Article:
With the anniversary of the 2021 tornado that rolled through Barrie, a tornado watcher says predicting them is still a challenge.
The tornado that hit the south end a year ago on July 15 was confirmed to be a category EF-2 with a maximum wind speed of 210 km/h, according to Environment Canada officials.
Greg Kopp, who is part of Western University’s Northern Tornadoes Project (NTP) and a professor of civil and environmental engineering, told Barrie 360 that he thinks we’ll get to a point where warnings will be improved.
“It’s still always going to be a little bit hit and miss,” said Kopp. “The size of the tornado vortex compared to the size of the storm is pretty small, and so where and how they form is still a challenge. We’re getting better and better at knowing what ingredients are required for the storms.
“And certainly like big Supercell tornadoes that occur in Oklahoma and Kansas, the warnings for that are getting pretty good. In Ontario, with the Great Lakes, and our geography around them, that causes a lot of challenges. So, there’s still work to be done to get a better understanding.”
A talking point about preparedness regarding natural disasters like these is the implementation of hurricane straps.
Kopp says he believes they are important for holding the roof down onto the walls because a tornado, and any wind storm, wants to lift the roof up on low buildings like houses.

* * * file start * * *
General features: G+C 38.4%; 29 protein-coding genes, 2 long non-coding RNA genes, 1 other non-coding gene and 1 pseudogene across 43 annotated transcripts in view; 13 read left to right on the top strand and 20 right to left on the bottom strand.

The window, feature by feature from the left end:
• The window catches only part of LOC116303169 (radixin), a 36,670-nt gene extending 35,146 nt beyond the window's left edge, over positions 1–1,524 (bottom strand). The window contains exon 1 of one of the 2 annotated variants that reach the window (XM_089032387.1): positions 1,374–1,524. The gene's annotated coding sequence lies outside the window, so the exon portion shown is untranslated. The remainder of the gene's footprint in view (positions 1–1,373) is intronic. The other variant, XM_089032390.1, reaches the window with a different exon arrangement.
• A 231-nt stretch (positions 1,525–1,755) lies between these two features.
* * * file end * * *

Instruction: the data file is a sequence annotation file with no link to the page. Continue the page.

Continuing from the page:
“The weakest link actually in a windstorm for houses is how the roof is fastened to the walls. The way we do it in Ontario, and across Canada in fact, the toenails just aren’t strong enough.”
Last year, in a statement, the city said it’s unreasonable to expect a roof to resist tornado-strength winds and resulting forces when they are not required to be designed for that.
The Western University professor noted there are other subtle things that can be done when building houses – like a hip roof – which he says is better than a gable roof. He says this style has a pyramid shape and is able to distribute the wind a little better as it goes through the structure. It also fastens onto all four walls, while a gable roof only fastens to two.
“It’s that kind of little detail that we can handle to make houses more resilient,” said Kopp. “Things are always evolving. I sit on code committees, we try to improve them, the new ones come out about on a cycle of every five years, and that kind of timeframe is pretty good for how things change.”
With inflation rates high, as well the cost of homes and their upkeep, Kopp says building designs and adding to a house can be a difficult decision.
“That’s why we pay attention to this issue,” Kopp said. “A lot of the measures that we’re talking about add from literally a few $100 to a few $1,000, and that’s quite a lot. And if you look at house prices now, that’s a big deal.
“And in any storm when you lose houses, those have to be rebuilt. And in the environment we’re in now with a housing crisis. We think keeping every house intact that we can would be a real win.”
Kopp and the NTP team will be in Barrie on Friday for the one-year anniversary of the tornado.
They will be conducting routine follow-up research on the tornado’s path, and taking updated drone images, photos, and video, of the affected area.
Feature image – file photo – Barrie 360